The 7 Most Popular Dog Arthritis Medications

For the treatment of arthritis, dog NSAIDs are becoming the method of choice for many dog owners. Nonsteroidal anti-inflammatory drugs reduce dog arthritis pain, stiffness and inflammation and improve the overall quality of life for dogs suffering from this common joint condition.

Dog pain causes the production of prostaglandins, the hormone that causes inflammation. NSAIDs reduce the amount of prostaglandins that are produced, thus relieving pain and reducing swelling.

Prostaglandins are also involved in the process of muscle contraction.

In the past, dog arthritis was treated with low-dose aspirin but the recent development of a new class of anti-inflammatory drugs has changed the course of dog arthritis treatment. Carprofen, firocoxib and meloxicam are long-acting and effective treatments for canine arthritis.

Warning: NSAIDs prescribed for humans should be given to your dog unless specifically prescribed by your veterinarian.

Be aware that there are known side effects connected with these drugs. Discuss these side effects with your veterinarian. He can help you understand the risks and make the best choice for your dog. If your dog has liver, kidney or heart problems, use NSAIDs with caution.

Common Brand Name Canine NSAIDs

  • Etogesic (etodolac) tablet
  • Rimadyl (carprofen) caplet, chewable tablet or injection
  • Deramaxx (deracoxib) chewable tablet
  • Metacam (meloxicam) oral drop or injection
  • Zubrin (tepoxalin) disintegrating tablet
  • Previcox (firocoxib) chewable tablet
  • Novox (generic carprofen) caplet
  • Etogesic

A once-a-day tablet for the control of arthritis pain in dogs.


Rimadyl is one of the most widely prescribed NSAIDs. Given once each day, it is available in chewables, caplets or by injection. Rimadyl is also used to control postoperative pain associated with soft tissue and orthopedic surgeries.


Deramaxx is also used to control postoperative pain and inflammation in dogs over 4 pounds. As with all drugs in this class, side effects involving the digestive system, kidneys or liver may occur.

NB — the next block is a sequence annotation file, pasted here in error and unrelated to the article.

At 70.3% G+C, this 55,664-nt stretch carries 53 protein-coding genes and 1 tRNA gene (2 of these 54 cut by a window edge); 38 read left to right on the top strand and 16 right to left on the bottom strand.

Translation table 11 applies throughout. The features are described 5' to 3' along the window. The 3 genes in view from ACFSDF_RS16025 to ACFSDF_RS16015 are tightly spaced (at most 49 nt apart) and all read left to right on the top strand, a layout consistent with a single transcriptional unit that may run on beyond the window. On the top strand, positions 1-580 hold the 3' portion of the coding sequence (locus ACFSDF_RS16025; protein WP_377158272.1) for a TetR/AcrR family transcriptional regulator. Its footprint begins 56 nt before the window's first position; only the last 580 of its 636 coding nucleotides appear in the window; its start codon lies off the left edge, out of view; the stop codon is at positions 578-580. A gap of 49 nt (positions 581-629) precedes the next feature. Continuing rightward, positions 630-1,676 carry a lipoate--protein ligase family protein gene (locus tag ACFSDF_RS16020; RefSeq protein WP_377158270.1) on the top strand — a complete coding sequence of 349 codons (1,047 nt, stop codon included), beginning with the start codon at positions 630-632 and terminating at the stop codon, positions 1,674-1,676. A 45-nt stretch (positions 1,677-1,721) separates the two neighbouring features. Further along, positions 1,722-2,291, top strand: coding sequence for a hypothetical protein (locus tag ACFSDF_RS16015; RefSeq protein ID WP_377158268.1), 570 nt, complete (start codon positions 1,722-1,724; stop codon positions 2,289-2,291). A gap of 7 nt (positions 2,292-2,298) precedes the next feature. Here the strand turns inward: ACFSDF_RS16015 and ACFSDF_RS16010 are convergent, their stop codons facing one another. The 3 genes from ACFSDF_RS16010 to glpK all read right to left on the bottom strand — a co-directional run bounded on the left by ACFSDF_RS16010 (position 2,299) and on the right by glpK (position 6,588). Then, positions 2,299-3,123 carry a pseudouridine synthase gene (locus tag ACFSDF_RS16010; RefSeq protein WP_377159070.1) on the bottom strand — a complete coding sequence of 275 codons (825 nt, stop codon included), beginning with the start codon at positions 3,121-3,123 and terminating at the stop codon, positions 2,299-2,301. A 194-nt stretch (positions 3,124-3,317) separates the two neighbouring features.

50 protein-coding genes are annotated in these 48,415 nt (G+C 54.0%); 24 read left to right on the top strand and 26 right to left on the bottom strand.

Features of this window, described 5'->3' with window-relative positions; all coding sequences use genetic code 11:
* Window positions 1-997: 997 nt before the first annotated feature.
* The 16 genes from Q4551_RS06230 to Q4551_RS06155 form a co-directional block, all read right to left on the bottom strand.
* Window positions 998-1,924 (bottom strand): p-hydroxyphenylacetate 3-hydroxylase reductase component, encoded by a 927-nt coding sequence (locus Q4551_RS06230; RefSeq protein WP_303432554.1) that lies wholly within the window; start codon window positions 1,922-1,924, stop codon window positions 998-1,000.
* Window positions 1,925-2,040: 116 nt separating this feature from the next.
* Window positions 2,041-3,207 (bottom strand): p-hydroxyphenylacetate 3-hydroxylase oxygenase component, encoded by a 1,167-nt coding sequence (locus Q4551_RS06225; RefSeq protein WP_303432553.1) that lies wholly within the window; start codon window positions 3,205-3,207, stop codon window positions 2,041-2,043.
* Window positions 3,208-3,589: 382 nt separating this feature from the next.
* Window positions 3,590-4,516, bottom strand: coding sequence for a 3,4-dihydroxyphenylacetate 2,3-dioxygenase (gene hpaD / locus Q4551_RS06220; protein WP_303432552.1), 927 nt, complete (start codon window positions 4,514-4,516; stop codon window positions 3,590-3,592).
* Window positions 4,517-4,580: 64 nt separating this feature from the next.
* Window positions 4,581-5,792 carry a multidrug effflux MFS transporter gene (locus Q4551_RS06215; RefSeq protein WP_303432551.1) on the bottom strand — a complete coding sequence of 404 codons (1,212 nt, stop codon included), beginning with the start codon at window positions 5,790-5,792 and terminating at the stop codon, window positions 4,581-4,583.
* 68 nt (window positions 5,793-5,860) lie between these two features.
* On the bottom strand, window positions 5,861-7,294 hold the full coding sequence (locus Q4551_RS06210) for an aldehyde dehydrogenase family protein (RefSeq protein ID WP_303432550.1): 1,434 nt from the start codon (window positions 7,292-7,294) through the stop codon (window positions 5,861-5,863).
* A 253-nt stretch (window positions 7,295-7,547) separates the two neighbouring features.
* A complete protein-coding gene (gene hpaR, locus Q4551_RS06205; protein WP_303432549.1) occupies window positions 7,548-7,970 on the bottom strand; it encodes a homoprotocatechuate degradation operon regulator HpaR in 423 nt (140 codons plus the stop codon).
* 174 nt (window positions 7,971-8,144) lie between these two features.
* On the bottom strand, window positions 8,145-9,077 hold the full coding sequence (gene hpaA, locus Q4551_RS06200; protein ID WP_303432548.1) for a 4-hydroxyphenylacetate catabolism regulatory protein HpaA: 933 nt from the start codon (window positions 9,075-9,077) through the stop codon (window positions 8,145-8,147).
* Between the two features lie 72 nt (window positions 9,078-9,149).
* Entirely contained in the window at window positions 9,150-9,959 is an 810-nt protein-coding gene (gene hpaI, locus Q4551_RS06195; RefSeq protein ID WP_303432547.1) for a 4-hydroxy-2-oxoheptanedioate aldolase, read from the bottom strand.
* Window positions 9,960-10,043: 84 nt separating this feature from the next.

Metacam is available as an injectible or oral suspension. The manufacturer cites long-term tolerance in many pets, but its list of side effects is the same as all NSAIDs.


Zubrin is a disintegrating tablet that may have a lower risk of intestinal ulceration.


Previcox is a chewable tablet that has been proven to work quickly to reduce pain an inflammation in arthritic dogs.


Novox is a generic form of carprofen. It is available as a caplet.

Possible NSAID Side Effects

The FDA has warned that NSAIDs "may be associated with gastrointestinal ulcers/perforations, liver and kidney toxicity." The FDA recommends veterinary supervision when using these drugs.

Your veterinarian will take a complete medical history and perform blood and urine tests to determine if your dog is a candidate for NSAID therapy. These tests will be repeated regularly to check for liver toxicity reactions.

Discontinue NSAIDs if your dog shows any of these signs:

  • Decrease or increase in appetite or thirst
  • Vomiting, diarrhea or black, tarry or bloody stools
  • Lethargy, seizure, aggression or confusion
  • Jaundice (yellowing of skin, gums or eyes)
  • Change in urinary habits (frequency, color or smell)
  • Red, itchy skin

Used properly and cautiously, veterinary NSAIDs will improve your arthritic dog's mobility, reduce her pain and allow her once again to participate in her favorite activities.